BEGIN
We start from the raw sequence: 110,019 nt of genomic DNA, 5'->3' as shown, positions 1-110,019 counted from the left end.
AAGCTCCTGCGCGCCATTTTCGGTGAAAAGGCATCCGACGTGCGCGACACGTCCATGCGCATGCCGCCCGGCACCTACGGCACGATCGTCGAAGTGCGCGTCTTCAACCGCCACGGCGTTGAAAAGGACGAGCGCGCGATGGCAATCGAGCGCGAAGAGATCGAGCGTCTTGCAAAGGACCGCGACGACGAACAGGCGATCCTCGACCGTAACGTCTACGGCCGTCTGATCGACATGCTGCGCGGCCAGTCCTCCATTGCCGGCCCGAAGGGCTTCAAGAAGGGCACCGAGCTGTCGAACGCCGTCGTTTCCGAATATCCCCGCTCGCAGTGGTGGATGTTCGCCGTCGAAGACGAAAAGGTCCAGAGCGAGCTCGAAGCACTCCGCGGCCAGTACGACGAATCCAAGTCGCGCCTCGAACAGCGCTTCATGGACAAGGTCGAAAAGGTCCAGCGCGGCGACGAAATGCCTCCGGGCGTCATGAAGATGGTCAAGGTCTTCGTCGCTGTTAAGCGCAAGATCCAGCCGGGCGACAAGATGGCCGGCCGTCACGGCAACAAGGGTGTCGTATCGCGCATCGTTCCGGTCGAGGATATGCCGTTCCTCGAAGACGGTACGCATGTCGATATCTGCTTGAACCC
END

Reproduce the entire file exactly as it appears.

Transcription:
We start from the raw sequence: 110,019 nt of genomic DNA, 5'->3' as shown, positions 1-110,019 counted from the left end.
AAGCTCCTGCGCGCCATTTTCGGTGAAAAGGCATCCGACGTGCGCGACACGTCCATGCGCATGCCGCCCGGCACCTACGGCACGATCGTCGAAGTGCGCGTCTTCAACCGCCACGGCGTTGAAAAGGACGAGCGCGCGATGGCAATCGAGCGCGAAGAGATCGAGCGTCTTGCAAAGGACCGCGACGACGAACAGGCGATCCTCGACCGTAACGTCTACGGCCGTCTGATCGACATGCTGCGCGGCCAGTCCTCCATTGCCGGCCCGAAGGGCTTCAAGAAGGGCACCGAGCTGTCGAACGCCGTCGTTTCCGAATATCCCCGCTCGCAGTGGTGGATGTTCGCCGTCGAAGACGAAAAGGTCCAGAGCGAGCTCGAAGCACTCCGCGGCCAGTACGACGAATCCAAGTCGCGCCTCGAACAGCGCTTCATGGACAAGGTCGAAAAGGTCCAGCGCGGCGACGAAATGCCTCCGGGCGTCATGAAGATGGTCAAGGTCTTCGTCGCTGTTAAGCGCAAGATCCAGCCGGGCGACAAGATGGCCGGCCGTCACGGCAACAAGGGTGTCGTATCGCGCATCGTTCCGGTCGAGGATATGCCGTTCCTCGAAGACGGTACGCATGTCGATATCTGCTTGAACCC